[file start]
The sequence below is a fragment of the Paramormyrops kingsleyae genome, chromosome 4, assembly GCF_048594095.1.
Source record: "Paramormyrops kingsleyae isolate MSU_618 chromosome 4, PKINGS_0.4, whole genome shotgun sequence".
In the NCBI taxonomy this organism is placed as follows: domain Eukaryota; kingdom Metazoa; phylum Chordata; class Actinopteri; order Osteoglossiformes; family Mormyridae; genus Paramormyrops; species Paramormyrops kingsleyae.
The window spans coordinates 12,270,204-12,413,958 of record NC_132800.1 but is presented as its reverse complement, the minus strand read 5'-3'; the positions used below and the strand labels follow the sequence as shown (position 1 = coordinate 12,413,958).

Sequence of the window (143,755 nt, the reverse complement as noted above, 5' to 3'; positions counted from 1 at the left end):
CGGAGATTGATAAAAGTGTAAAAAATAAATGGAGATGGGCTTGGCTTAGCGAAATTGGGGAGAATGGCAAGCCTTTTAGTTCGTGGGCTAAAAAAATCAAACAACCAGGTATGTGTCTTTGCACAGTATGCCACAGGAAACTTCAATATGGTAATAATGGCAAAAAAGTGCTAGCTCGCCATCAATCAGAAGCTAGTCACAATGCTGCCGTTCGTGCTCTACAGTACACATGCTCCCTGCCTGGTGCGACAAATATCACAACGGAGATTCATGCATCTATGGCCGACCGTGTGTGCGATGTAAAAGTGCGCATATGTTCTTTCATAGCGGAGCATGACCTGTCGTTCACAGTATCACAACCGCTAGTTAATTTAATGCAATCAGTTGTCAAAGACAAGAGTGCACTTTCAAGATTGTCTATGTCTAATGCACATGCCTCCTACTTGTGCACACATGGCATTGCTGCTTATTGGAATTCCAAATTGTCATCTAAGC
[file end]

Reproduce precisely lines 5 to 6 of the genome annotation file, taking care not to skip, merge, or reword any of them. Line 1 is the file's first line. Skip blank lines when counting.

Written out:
Sequence of the window (143,755 nt, the reverse complement as noted above, 5' to 3'; positions counted from 1 at the left end):
CGGAGATTGATAAAAGTGTAAAAAATAAATGGAGATGGGCTTGGCTTAGCGAAATTGGGGAGAATGGCAAGCCTTTTAGTTCGTGGGCTAAAAAAATCAAACAACCAGGTATGTGTCTTTGCACAGTATGCCACAGGAAACTTCAATATGGTAATAATGGCAAAAAAGTGCTAGCTCGCCATCAATCAGAAGCTAGTCACAATGCTGCCGTTCGTGCTCTACAGTACACATGCTCCCTGCCTGGTGCGACAAATATCACAACGGAGATTCATGCATCTATGGCCGACCGTGTGTGCGATGTAAAAGTGCGCATATGTTCTTTCATAGCGGAGCATGACCTGTCGTTCACAGTATCACAACCGCTAGTTAATTTAATGCAATCAGTTGTCAAAGACAAGAGTGCACTTTCAAGATTGTCTATGTCTAATGCACATGCCTCCTACTTGTGCACACATGGCATTGCTGCTTATTGGAATTCCAAATTGTCATCTAAGC